As with probabilities over longer time intervals or larger areas, probabilities for combined events such as “cloud cover <6/8 and temperatures >20°C” or blizzards (combination of heavy snowfall and strong winds) cannot be made from the separate probabilities but can be calculated from the ENS data. ecCharts now includes the capacity to compute several types of combined probabilities (type "combined" in the Add layers Filter box on ecCharts).

**Modification of the probabilities**

Event probabilities are calculated from the proportion of ENS members exceeding a certain threshold. So, if 34% of ENS members forecast an event, then the probability for this event is considered to be 34%. Since the number of ENS members is limited it is important not to assume that resulting probabilities exactly show the complete picture. The probability of an event is not necessarily 0% because no member has forecast it. The probability of an event is not necessarily 100% because all members have forecast it. Probabilities such as 1-2% and 98-99% could be assigned to situations when no or all members forecast an event, with intermediate probabilities adjusted slightly upwards or downwards accordingly. ** **However, this depends somewhat on the underlying mathematical and statistical assumptions, and the size of the ensemble.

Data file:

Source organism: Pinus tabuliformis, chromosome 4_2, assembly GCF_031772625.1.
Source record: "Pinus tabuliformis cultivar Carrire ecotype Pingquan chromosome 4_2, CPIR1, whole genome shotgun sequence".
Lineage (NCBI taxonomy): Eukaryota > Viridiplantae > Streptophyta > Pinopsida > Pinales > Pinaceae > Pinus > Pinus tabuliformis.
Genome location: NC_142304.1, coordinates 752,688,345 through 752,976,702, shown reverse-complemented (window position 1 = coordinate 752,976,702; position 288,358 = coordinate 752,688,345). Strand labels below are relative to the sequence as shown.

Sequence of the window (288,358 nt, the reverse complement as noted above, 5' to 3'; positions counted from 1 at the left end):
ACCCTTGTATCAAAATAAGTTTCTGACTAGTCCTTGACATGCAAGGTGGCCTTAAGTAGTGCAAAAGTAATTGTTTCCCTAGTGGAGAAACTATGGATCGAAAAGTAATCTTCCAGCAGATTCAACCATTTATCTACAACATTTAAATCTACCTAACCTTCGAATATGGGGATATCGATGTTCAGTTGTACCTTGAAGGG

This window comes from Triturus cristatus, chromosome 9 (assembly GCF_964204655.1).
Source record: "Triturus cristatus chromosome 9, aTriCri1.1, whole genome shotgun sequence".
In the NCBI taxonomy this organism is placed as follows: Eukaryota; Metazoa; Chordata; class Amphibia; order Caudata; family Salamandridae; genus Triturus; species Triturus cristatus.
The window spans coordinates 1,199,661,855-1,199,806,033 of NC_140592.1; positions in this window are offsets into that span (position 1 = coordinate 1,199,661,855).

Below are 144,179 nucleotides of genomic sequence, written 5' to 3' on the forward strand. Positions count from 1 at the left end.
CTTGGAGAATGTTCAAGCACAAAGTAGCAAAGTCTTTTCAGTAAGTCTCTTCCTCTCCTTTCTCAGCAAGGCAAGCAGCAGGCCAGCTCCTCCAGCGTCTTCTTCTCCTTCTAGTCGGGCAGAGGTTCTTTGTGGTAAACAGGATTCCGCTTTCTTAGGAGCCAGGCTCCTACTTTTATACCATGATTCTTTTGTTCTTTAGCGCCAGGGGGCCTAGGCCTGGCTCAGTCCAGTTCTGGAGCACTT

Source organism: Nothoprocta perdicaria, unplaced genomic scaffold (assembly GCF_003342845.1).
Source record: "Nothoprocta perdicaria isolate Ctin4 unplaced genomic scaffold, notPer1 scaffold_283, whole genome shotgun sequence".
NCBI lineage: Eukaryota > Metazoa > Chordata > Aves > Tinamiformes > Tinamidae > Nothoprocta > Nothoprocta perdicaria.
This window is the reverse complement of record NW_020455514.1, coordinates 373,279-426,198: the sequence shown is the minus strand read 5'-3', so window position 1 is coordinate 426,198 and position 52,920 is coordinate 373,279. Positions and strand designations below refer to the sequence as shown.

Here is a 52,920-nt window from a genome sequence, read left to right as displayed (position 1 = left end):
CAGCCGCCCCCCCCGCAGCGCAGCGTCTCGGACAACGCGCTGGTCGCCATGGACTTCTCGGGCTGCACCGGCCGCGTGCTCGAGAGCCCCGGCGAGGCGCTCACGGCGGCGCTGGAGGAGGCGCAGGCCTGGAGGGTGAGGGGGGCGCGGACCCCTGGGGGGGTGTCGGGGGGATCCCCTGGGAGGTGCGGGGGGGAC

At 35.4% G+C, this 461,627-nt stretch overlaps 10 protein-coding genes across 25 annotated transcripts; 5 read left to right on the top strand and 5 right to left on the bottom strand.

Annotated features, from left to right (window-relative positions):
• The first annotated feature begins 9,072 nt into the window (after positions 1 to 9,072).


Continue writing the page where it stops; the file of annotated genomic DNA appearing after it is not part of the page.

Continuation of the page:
**Calibration of probabilities**

Forecast probabilities often show systematic deviations from the observed frequencies. Low probabilities are often too low, high probabilities are often too high. Calibration of probabilities or statistical post-processing (MOS) can improve the reliability of the probability forecasts. This might affect the internal consistency between parameters. If an over-prediction of rain is coupled to an over-prediction of cloud and perhaps under-prediction of temperature, ideally all the parameters would have to be calibrated jointly, in order to maintain a physical consistency.